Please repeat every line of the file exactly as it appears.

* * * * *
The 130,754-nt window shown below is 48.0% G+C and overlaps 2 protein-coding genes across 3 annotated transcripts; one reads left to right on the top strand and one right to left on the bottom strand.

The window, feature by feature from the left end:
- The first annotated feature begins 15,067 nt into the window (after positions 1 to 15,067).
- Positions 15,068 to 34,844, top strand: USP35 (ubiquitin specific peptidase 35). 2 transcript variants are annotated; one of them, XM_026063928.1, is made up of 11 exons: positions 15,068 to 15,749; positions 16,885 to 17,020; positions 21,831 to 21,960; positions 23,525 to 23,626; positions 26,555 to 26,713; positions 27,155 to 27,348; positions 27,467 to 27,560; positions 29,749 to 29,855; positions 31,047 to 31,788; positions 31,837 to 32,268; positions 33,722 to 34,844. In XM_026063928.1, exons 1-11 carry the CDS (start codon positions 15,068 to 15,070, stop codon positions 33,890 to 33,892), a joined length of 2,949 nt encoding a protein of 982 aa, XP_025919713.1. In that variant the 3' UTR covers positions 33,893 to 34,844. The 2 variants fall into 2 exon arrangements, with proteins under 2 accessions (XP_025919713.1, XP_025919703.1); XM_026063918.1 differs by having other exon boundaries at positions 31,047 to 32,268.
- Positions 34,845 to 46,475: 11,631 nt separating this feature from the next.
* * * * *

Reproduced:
The 130,754-nt window shown below is 48.0% G+C and overlaps 2 protein-coding genes across 3 annotated transcripts; one reads left to right on the top strand and one right to left on the bottom strand.

The window, feature by feature from the left end:
- The first annotated feature begins 15,067 nt into the window (after positions 1 to 15,067).
- Positions 15,068 to 34,844, top strand: USP35 (ubiquitin specific peptidase 35). 2 transcript variants are annotated; one of them, XM_026063928.1, is made up of 11 exons: positions 15,068 to 15,749; positions 16,885 to 17,020; positions 21,831 to 21,960; positions 23,525 to 23,626; positions 26,555 to 26,713; positions 27,155 to 27,348; positions 27,467 to 27,560; positions 29,749 to 29,855; positions 31,047 to 31,788; positions 31,837 to 32,268; positions 33,722 to 34,844. In XM_026063928.1, exons 1-11 carry the CDS (start codon positions 15,068 to 15,070, stop codon positions 33,890 to 33,892), a joined length of 2,949 nt encoding a protein of 982 aa, XP_025919713.1. In that variant the 3' UTR covers positions 33,893 to 34,844. The 2 variants fall into 2 exon arrangements, with proteins under 2 accessions (XP_025919713.1, XP_025919703.1); XM_026063918.1 differs by having other exon boundaries at positions 31,047 to 32,268.
- Positions 34,845 to 46,475: 11,631 nt separating this feature from the next.